As many of you know, I began my professional writing career back in the 1980s, writing for local publications like the Traverse City Record-Eagle, Northern Express, Traverse City Business News, Traverse Magazine and others through the years.
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Around the turn of the century, I switched to national publications to support my growing family, writing for the New York Times, Ladies’ Home Journal, Los Angeles Times and hundreds of others, including as a U.S. correspondent for The Times of London. In 2015, I launched Old Mission Gazette, which is now my full-time job. I’m happy to be writing about my beloved homeland once again.
Of all the thousands of stories I’ve written, the one that has perhaps garnered the most attention was a little story called “Misadventures Aboard the Metropolis,” published in the Record-Eagle. I’ve lost count of the number of requests from people and organizations asking to re-print the story, most recently from our own Mission Point Lighthouse, as part of their historical exhibit.
Thus began my search for that little story. I sifted through boxes of my Record-Eagle clips stored in the basement. The universe teased me by unearthing the very last paragraph of the story, with “continued from page 7” noted at the top of the clip. So I sent my husband Tim back through the boxes to search some more. No luck finding the beginning of that Metropolis story.
I couldn’t find it online anywhere, including extensive searches through Newspapers.com, my go-to source for stories pertaining to local history. I did find a reference to my story in a report titled “The Schooner Metropolis: A Field Report,” published by the Nautical Archaeology Society in Northwest Michigan, via Northwestern Michigan College.
Their team studied and surveyed the wreck of the Metropolis during several field trips in the summer of 2009, and a report was written by C. Golden, D. Hendrix and K. Jaroh. Read it here. The photo by K. Meara pictured above, featuring diver D. Hendrix at the Metropolis site, is from that report. (I plan to kayak out there this summer and take a few photos for the Gazette and my own archives.)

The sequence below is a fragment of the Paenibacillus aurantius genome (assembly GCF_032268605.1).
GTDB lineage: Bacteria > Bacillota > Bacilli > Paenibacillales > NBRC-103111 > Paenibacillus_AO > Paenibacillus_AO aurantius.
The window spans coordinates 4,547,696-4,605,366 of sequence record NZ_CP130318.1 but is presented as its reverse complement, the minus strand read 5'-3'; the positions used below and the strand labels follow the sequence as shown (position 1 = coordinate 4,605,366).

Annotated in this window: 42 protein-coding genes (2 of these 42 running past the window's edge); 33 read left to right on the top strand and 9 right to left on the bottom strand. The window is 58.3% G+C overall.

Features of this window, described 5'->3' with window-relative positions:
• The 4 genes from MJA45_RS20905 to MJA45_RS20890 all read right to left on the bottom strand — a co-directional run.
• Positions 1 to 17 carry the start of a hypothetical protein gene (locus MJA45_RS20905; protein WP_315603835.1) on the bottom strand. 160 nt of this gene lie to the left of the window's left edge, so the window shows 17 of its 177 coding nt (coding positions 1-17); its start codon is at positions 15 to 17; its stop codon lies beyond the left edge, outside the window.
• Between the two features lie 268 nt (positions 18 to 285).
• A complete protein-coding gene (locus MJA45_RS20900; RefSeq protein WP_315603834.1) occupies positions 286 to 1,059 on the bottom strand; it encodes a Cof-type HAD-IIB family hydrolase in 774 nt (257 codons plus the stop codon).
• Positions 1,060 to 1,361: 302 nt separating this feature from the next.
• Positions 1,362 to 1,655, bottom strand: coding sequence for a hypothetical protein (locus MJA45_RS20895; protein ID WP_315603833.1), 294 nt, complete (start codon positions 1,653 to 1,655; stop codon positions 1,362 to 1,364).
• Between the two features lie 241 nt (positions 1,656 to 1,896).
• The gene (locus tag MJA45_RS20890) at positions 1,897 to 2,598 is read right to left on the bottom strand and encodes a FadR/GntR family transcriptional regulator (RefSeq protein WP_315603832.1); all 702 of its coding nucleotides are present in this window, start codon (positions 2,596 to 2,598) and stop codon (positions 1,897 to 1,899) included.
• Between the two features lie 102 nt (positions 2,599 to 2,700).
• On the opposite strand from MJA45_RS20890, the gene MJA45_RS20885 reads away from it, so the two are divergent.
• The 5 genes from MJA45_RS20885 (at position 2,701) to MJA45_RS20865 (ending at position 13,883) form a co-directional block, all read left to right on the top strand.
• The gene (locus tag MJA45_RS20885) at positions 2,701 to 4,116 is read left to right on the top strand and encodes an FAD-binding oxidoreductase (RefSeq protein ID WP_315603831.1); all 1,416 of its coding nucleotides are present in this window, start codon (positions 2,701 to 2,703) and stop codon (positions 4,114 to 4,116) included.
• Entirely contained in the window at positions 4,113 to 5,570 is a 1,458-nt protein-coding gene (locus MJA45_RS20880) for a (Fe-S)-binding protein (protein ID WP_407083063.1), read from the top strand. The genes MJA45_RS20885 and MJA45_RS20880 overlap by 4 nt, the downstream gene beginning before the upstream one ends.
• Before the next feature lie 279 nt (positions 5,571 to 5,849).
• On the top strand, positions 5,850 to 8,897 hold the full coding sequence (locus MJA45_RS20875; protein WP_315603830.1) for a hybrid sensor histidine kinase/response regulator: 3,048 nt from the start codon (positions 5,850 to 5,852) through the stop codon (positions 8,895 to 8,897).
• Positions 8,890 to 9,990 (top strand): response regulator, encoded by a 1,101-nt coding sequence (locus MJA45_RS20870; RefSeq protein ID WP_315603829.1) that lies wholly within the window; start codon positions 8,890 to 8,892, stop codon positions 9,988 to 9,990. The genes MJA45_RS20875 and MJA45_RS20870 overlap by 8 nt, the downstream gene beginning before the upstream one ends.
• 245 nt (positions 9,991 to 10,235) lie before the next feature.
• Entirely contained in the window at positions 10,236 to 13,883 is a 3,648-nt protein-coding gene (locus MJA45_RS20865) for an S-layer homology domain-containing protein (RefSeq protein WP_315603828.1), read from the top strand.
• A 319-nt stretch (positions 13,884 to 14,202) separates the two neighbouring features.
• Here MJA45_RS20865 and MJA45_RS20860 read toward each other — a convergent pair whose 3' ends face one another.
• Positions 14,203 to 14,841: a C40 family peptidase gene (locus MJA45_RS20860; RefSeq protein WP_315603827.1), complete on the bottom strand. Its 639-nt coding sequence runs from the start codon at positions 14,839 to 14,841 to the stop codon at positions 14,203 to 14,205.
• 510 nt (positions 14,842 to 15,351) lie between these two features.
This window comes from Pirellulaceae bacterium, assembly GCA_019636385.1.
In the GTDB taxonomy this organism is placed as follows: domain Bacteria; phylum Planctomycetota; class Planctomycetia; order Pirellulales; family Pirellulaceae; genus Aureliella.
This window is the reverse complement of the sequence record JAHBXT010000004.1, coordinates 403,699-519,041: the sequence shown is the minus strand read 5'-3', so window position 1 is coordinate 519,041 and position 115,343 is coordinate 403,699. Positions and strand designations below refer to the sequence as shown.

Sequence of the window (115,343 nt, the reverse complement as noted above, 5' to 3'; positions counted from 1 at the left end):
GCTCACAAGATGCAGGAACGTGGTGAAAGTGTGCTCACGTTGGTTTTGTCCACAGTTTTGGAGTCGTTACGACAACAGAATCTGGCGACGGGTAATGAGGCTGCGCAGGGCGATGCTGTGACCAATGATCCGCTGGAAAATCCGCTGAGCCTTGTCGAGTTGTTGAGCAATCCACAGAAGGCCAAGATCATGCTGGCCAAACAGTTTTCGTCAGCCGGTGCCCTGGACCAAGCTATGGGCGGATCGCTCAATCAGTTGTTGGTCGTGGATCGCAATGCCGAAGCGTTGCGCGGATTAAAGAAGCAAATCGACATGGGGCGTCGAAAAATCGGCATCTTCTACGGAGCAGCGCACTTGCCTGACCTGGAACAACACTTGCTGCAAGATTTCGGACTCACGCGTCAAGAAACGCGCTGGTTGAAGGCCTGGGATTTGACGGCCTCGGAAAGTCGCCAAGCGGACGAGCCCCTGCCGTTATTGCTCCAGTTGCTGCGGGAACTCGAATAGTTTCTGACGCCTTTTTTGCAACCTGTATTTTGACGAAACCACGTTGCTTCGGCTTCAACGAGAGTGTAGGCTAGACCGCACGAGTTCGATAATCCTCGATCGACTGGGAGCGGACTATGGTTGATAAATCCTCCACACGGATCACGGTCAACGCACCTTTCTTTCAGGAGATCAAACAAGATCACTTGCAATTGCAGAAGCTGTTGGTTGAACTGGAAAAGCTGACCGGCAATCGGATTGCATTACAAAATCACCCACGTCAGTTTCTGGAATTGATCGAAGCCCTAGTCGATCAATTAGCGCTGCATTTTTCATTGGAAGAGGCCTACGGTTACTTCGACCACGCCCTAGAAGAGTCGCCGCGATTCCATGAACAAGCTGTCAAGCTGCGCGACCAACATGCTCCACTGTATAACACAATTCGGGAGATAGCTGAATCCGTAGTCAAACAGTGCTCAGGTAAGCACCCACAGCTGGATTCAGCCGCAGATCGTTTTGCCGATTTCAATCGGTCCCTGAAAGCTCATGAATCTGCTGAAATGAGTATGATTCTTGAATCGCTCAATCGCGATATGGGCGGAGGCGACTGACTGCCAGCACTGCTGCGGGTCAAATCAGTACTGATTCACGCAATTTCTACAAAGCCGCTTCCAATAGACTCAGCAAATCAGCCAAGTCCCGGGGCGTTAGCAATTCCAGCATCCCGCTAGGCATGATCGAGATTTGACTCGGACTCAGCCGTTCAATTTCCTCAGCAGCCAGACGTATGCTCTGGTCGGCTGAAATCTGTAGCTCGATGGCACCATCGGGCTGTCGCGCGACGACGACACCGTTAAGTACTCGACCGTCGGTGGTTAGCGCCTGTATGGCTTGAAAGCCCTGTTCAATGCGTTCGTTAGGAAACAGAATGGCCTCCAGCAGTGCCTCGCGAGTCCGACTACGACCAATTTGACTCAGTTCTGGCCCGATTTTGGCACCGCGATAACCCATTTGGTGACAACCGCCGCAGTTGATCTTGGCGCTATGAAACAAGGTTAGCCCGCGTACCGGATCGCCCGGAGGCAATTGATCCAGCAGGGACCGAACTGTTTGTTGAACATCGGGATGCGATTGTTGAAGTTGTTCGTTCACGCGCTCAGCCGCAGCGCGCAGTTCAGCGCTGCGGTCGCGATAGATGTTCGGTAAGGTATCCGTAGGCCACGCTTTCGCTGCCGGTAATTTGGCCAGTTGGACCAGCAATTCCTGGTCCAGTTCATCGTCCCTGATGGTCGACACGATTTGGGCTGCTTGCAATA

Having exhausted my own search methods, I did what I should have done in the first place – contact the wonderful folks in the research department of the Traverse Area District Library (TADL). Within a day or so, I received an email back from TADL researcher Katheryn Carrier. She’d found the story, but it wasn’t in the main part of the Record-Eagle. It was in a “Northern Seasons” supplement, published on August 20, 1998; these Record-Eagle supplements are not archived in Newspapers.com.
And here is my public service announcement: If you’re searching for anything that’s been published locally, contact the TADL Research Team at (231) 932-8502, or firstname.lastname@example.org. If it is out there, they will find it. A big thank-you to Katheryn for her help! You can also find a lot of info online through the TADL website.
So at long last, here is my story about the Metropolis that ran in the August 20, 1998 edition of Northern Seasons, a supplement to the Traverse City Record-Eagle. And a big thanks to my dad, OMP historian Walter Johnson, for helping me to research this story and so many others. (I wish you were still here, Dad, to be my right-hand man on Old Mission Gazette, but something tells me you still are.)
Misadventures Aboard the Metropolis
Originally published in the Traverse City Record-Eagle, Northern Seasons supplement, August 20, 1998
Snowflakes swirled around the hull of the schooner Metropolis as she pulled out of Elk Rapids late one night on November 26, 1886, loaded with rough-sewn pine boards and pig-iron.
Had Captain Duncan Corbett known that this blustery night would signal the proud sailing vessel’s last voyage, he never would have attempted this one last run to Chicago before winter set in.
But the frigid waters of Lake Michigan beckoned, and the 124.7-foot schooner set out on her journey only to run aground near Old Mission Point around 3 a.m. Captain Corbett and crew managed to scramble ashore.
Though there was a heavy northwest gale, an attempt was made to salvage the vessel, and a wrecking tug was brought in from Cheboygan. After two days, however, they abandoned the effort, and the Metropolis would soon succumb to the crushing weight of the bay’s ice. So ended her days on the Great Lakes.